EDITORIAL: Special niche for arts center
Jan 07, 2014 | 3069 views | 0 0 comments | 206 206 recommendations | email to a friend | print
The arts, operatic soprano Beverly Sills once said, are “the signature of civilization.”

According to former President George W. Bush, “The study and appreciation of the arts and humanities serve as both the unifying force in society and as a vehicle for individual expression.”

“The arts” includes everything from visual creations to music to photography to poetry and prose to dramatic and comedic productions in multiple media to verbal and written communications. Collectively, they represent our aspirations, our hopes, our dreams. They are expressions of what is important to us, what we abhor and what we adore.

We are fortunate indeed to have the Marshall County Arts Commission working – as volunteers, by the way – on behalf of the arts.

Thanks to the school district, we have an excellent venue in the Kenneth Shadowen Performing Arts Center on the Marshall County High School campus in Draffenville. Soon, we will add the new Children’s Art Center in Benton, which will provide us with a unique asset.

History is filled with anecdotal examples of naysayers who consider the arts a frivolous endeavor and who eschew the pursuit of such activities as somehow detrimental to the work ethic and to the business of doing those things necessary for the building of an infrastructure.

Even in primitive times, when most of our energy had to be devoted to survival and to laying the foundations for more prosperous civilizations, we took time for art, first in the form of images that have been found on cave walls and later in other, more sophisticated forms.

The Renaissance, the great cultural upheaval that began in the 14th century, was fueled by humans’ progress and by technological innovations such as movable type, which permitted early forms of mass communication.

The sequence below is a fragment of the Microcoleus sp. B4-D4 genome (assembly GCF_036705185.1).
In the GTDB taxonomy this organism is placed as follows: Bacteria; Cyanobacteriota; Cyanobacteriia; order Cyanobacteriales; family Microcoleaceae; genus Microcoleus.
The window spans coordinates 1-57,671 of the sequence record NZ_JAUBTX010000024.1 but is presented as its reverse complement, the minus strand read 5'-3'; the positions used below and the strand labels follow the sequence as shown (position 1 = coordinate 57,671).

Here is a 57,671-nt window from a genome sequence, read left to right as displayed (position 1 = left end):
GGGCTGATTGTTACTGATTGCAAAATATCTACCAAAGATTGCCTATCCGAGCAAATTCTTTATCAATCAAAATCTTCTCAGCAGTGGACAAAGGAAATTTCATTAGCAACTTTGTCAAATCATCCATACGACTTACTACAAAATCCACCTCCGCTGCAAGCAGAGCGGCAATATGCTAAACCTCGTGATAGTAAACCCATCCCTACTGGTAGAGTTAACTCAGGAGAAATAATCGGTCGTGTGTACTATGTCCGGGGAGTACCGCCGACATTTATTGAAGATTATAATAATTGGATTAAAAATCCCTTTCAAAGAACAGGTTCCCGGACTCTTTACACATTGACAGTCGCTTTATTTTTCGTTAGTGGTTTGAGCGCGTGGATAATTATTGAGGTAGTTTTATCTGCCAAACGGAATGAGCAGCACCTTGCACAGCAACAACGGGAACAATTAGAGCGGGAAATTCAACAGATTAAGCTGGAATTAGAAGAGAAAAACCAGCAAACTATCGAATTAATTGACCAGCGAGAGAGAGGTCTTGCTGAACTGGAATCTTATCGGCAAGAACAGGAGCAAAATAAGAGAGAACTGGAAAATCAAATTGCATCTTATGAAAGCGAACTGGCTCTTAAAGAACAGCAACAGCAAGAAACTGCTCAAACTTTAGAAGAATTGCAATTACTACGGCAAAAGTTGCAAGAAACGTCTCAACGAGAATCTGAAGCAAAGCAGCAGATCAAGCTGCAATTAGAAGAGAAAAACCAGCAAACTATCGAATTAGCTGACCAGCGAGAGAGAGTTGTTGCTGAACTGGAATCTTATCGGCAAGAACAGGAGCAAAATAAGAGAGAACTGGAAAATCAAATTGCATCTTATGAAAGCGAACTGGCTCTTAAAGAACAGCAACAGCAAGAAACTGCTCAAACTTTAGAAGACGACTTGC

The sum of all that activity helps us to understand how human culture has changed through the centuries and has provided important clues to our history. In addition, along the way and to this day, it has provided beauty in a number of marvelous forms.

We don’t argue the point that top priority should be assigned to often dirty and unpleasant work of the establishing and maintaining society’s fundamental necessities.

But we also embrace the old saw about all work and no play and what that does to us. Yes, the work must be done. But if the work itself is all the reward we can expect for our efforts, what a gray and grim existence we would have.

Murray State University is a center for cultural events not only for Calloway County and Murray, but for the region. Mayfield has an established theater and the Ice House gallery. Paducah has the Carson Center, Market House Theatre and numerous other venues.

Marshall County’s center devoted to the artistic endeavors of young people gives us a facility to serve and nurture a certain and special niche of our community.

As we move into a new year with eager anticipation of the opening of the Children’s Art Center, a hearty “Bravo!” to all those who made it a reality. n
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